# Can one beat a Random Walk– IMPOSSIBLE (you say?)

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Firstly, apologies for the long absence as I’ve been busy with a few things. Secondly, apologies for the horrific use of caps in the title (for the grammar monitors). Certainly, you’ll gain something useful from today’s musing, as it’s a pretty profound insight for most (was for me at the time). I’ve also considered carefully, whether or not to divulge this concept, but considering it’s often overlooked and in the public literature (I’ll even share a source), I decided to discuss it.**Intelligent Trading**, and kindly contributed to R-bloggers]. (You can report issue about the content on this page here)Want to share your content on R-bloggers? click here if you have a blog, or here if you don't.

Fig 1. Random Walk and the 75% rule

I’ve seen the same debate launched over and over on various chat boards, which concerns the impossibility of theoretically beating a random walk. In this case, I am giving you the code to determine the answer yourself.

The requirements: 1) the generated data must be from an IID gaussian distribution 2) series must be coaxed to a stationary form.

The following script will generate a random series of data and follow the so called 75% rule which says,

Pr[Price>Price(n-1) & Pr<(n-1) < Price_median] Or [Price < Price(n-1) & Price(n-1) > Price_median] = 75%. This very insightful rule (which is explained both mathematically and in layman’s terms in the book ‘Statistical Arbitrage’ linked on the amazon box to the right), shows that given some stationary, IID, random sequence that has an underlying Gaussian distribution, the above rule set can be shown to converge to a correct prediction rate of 75%!

Now, we all know that market data is not Gaussian (nor is it commision/slippage/friction free), and therein lies the rub. But hopefully, it gives you some food for thought as well as a bit of knowledge to retort, when you hear the debates about impossibilities of beating a random walk.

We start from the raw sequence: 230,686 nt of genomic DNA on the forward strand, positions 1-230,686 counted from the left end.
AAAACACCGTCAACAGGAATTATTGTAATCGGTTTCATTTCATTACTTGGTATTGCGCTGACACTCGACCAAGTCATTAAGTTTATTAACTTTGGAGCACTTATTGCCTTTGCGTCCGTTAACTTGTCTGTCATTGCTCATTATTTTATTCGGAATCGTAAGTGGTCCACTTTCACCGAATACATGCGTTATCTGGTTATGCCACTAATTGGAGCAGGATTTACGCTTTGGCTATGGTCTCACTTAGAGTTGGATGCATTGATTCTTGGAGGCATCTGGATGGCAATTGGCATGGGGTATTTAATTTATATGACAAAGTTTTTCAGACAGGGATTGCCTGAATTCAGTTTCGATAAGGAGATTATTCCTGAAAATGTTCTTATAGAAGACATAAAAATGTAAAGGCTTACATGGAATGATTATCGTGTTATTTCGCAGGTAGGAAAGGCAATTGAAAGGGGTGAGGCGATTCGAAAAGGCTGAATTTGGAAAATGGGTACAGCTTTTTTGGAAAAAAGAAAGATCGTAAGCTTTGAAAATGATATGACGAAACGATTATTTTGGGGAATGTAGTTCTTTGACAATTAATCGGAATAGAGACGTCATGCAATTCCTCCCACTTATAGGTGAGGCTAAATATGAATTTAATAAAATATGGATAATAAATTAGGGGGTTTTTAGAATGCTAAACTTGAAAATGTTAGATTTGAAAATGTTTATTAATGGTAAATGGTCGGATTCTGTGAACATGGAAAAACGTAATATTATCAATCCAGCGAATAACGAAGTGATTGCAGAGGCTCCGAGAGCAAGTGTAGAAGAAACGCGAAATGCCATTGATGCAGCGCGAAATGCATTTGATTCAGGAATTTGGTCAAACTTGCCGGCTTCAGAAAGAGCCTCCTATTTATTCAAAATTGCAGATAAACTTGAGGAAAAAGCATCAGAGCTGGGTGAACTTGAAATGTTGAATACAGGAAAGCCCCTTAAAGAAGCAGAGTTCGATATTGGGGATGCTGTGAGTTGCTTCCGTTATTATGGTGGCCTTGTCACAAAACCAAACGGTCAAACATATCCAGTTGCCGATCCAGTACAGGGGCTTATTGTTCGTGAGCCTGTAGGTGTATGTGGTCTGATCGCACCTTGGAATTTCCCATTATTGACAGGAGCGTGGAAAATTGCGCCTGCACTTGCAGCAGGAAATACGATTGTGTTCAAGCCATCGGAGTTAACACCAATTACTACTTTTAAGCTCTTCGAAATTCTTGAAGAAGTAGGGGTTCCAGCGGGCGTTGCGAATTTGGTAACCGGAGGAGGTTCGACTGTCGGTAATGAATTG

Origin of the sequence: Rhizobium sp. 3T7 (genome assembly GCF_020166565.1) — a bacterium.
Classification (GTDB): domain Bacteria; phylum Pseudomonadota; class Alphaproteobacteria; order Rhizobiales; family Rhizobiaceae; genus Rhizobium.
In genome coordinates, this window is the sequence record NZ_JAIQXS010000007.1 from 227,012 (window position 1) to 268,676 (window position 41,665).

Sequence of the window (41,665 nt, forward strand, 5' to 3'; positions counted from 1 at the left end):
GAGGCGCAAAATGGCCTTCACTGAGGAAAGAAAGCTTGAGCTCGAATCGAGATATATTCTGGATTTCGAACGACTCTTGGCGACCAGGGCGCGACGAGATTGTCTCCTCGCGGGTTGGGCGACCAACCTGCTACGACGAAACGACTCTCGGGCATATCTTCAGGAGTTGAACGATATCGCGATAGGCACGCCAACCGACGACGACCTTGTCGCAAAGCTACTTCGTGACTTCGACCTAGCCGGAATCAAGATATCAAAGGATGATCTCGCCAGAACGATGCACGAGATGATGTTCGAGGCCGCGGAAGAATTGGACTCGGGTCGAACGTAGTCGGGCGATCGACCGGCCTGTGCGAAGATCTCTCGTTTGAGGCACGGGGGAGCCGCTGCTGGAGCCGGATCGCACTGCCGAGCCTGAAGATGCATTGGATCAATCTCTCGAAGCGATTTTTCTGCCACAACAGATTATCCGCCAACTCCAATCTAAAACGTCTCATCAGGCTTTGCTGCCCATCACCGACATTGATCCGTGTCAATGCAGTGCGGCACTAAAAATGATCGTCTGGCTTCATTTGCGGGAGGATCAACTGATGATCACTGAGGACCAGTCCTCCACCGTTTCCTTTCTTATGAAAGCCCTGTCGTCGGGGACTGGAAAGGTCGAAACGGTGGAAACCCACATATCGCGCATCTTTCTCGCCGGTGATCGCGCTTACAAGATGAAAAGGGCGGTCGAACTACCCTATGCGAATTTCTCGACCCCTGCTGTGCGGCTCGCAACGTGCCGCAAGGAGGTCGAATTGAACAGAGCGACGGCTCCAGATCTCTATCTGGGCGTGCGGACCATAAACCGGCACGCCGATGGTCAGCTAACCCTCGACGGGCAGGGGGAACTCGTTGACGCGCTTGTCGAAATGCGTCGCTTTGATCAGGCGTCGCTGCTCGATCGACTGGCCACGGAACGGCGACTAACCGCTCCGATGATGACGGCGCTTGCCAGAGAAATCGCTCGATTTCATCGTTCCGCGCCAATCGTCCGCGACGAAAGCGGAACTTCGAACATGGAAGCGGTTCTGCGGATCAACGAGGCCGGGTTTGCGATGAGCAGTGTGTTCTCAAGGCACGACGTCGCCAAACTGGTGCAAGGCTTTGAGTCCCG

R Code is below. Notice the cumsum of the random variate x is just the integrated version or random walk of the underlying sequence. Given a random walk, you can simply take the 1st difference to coax it back into the stationary form.

##################################################

#gen rnd seq for 75% RULE

x<-rnorm(100)

m <- median(x)

rule_below<-rep(0,length(x))

rule_above<-rep(0,length(x))

change<-rep(0,length(x))

for( i in 1:(length(x)-1)){

if(x[i] < m ) rule_below[i]<- sign(x[i+1]-x[i])

if(x[i] > m ) rule_above[i]<- sign(x[i+1]-x[i])

if(rule_below[i]!= 0) change[i]<-x[i+1]-x[i]

if(rule_above[i]!= 0) change[i]<-x[i]-x[i+1]}

prup<-length(rule_below[rule_below==1])/length(x)

prdn<-length(rule_above[rule_above==-1])/length(x)

total_hit_rate<-prup+prdn

par(mfrow=c(2,1))

plot(cumsum(x),type=’line’,main=’random walk’)

plot(cumsum(change), type=’line’,main=’rule based equity curve’)

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